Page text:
Like all good illusionists, they are careful not to reveal the details of how they plan to implement this amazing balancing act. Serious, in-depth discussions of the problems facing our nation and the issues of the day take place in forums on the Internet and in the op-ed pages of newspapers and magazines, but are missing in action during political campaigns.

This year’s hottest political buzz word is “change.” And the main thing voters want to change is the political culture in Washington. Approval ratings for Congress are even lower than for President Bush. (Not an easy feat ) Providing for proportional representation in the House of Representatives would make our government more responsive, more democratic, and more effective. Voters who are serious about wanting change should find out which candidates would support this amendment and vote for them.

A couple of footnotes:

1) If this amendment were to pass, it would need to include a provision to alter the Twelfth Amendment which provides for the House to elect the president with a vote by states if no candidate for president wins a majority of electoral votes. I would suggest having the House choose between the two candidates with the most electoral votes (instead of the top three), with each member (as opposed to each state) having one vote.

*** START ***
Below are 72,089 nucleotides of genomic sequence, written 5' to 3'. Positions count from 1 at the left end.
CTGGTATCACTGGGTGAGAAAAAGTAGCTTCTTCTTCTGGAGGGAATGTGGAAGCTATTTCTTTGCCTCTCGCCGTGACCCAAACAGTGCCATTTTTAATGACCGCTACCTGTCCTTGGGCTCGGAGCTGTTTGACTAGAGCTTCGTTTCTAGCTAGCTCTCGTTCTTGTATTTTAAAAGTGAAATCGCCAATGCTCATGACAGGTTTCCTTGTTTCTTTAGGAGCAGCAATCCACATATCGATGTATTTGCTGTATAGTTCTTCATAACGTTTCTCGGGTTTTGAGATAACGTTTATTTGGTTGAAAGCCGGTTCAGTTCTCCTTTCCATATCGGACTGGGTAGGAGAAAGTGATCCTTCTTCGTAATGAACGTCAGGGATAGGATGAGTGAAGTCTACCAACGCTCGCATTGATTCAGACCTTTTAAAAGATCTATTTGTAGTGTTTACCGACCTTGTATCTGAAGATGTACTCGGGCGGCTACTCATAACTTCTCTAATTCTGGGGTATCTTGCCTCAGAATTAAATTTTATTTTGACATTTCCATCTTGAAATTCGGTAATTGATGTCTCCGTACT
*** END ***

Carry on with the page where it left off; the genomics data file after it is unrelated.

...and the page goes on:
2) The same redundancy with regard to members of both the House of Representatives and the Senate representing geographic areas, is true of all of the state legislatures (except Nebraska, which has a unicameral legislature). Voters in each state who support the idea of proportional representation should encourage their state legislatures to pass similar amendments to their state constitution.

A final note:

Assuming that you are in agreement with this modest proposal, where do we go from here? You don’t need to join a political action committee or make a financial donation. You simply need to help spread the word. Send a copy of this essay to everyone you know who might be interested in making our government more responsive to the will of the voters. Be sure to include your representatives in Congress and your state legislature.

Winston is the author of "Edutopia: A Manifesto for the Reform of Public Education." He is currently writing a series of essays offering pragmatic, action-oriented proposals for solving the problems we (Americans) face as a nation.